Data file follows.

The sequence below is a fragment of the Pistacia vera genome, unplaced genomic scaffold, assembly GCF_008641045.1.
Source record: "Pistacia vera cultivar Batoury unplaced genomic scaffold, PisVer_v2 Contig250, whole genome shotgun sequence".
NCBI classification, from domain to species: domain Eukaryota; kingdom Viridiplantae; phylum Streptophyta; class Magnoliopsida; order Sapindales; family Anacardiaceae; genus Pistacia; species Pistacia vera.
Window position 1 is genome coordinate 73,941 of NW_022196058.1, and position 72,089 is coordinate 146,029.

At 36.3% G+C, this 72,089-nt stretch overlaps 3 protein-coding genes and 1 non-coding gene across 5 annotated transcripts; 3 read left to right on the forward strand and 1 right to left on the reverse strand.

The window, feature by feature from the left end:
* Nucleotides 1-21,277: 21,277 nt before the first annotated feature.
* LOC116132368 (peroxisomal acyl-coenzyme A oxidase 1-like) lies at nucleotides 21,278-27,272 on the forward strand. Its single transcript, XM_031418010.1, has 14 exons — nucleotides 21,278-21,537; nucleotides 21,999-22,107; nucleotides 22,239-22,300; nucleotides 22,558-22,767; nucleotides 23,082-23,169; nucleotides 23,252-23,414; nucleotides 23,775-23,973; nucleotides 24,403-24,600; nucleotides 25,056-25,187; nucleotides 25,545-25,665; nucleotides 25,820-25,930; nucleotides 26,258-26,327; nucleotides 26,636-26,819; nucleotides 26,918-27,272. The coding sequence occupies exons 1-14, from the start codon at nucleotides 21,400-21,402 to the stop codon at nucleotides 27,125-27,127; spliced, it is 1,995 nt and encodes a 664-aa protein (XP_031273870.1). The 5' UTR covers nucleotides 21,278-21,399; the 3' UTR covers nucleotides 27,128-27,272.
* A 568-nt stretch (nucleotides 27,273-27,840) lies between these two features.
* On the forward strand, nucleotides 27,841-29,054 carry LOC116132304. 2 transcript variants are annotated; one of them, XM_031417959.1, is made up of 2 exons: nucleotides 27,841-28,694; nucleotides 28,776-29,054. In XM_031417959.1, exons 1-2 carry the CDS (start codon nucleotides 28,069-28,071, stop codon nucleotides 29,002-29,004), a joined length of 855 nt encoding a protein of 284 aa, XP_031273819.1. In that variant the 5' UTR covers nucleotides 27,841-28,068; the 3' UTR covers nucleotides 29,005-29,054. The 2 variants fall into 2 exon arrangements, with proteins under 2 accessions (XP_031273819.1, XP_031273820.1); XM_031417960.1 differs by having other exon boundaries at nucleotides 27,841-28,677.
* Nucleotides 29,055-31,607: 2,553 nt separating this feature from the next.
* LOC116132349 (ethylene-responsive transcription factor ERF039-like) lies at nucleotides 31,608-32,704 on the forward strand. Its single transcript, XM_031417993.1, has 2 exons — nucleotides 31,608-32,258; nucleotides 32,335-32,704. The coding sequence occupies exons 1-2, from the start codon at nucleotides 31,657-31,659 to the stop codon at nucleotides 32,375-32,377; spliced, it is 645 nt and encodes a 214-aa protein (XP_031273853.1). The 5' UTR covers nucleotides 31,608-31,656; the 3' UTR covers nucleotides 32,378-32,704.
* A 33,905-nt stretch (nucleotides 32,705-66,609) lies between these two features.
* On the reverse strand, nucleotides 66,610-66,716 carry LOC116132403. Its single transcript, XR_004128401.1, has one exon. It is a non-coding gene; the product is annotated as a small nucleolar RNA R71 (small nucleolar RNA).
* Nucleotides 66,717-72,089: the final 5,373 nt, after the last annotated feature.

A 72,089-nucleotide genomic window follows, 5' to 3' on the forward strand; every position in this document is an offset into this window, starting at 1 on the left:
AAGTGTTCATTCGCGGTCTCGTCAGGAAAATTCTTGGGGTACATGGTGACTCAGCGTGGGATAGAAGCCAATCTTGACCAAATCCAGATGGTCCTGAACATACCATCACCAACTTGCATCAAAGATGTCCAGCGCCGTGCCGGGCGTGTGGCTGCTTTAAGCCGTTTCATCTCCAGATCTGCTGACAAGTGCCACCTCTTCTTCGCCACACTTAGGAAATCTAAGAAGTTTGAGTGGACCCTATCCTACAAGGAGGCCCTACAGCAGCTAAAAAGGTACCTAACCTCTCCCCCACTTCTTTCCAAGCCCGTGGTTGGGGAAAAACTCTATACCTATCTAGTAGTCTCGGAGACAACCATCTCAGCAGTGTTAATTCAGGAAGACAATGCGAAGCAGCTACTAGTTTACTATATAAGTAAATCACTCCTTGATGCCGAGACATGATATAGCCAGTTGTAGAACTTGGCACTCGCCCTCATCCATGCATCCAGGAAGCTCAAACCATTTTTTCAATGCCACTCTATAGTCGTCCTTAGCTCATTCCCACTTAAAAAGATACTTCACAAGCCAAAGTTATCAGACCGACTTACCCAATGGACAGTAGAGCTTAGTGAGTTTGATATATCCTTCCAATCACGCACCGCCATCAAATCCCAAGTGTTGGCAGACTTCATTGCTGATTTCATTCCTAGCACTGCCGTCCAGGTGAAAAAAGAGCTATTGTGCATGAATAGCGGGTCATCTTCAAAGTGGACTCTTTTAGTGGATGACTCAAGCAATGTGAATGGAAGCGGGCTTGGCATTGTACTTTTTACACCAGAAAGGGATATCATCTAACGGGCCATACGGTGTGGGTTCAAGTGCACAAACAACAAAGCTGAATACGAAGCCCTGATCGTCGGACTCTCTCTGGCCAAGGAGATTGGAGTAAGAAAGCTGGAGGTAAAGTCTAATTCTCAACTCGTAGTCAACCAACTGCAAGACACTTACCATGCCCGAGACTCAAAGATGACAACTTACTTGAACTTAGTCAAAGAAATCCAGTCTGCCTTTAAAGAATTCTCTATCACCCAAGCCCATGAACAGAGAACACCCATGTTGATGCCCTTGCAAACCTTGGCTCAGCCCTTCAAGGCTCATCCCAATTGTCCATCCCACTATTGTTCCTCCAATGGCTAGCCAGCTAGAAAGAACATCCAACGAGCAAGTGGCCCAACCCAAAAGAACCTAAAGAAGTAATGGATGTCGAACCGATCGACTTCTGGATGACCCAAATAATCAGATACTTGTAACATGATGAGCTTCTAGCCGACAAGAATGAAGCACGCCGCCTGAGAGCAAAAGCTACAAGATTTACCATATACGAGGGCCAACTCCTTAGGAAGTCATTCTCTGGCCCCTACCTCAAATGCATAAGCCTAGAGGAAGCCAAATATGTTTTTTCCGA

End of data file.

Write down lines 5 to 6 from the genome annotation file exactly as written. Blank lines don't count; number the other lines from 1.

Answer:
At 36.3% G+C, this 72,089-nt stretch overlaps 3 protein-coding genes and 1 non-coding gene across 5 annotated transcripts; 3 read left to right on the forward strand and 1 right to left on the reverse strand.

The window, feature by feature from the left end: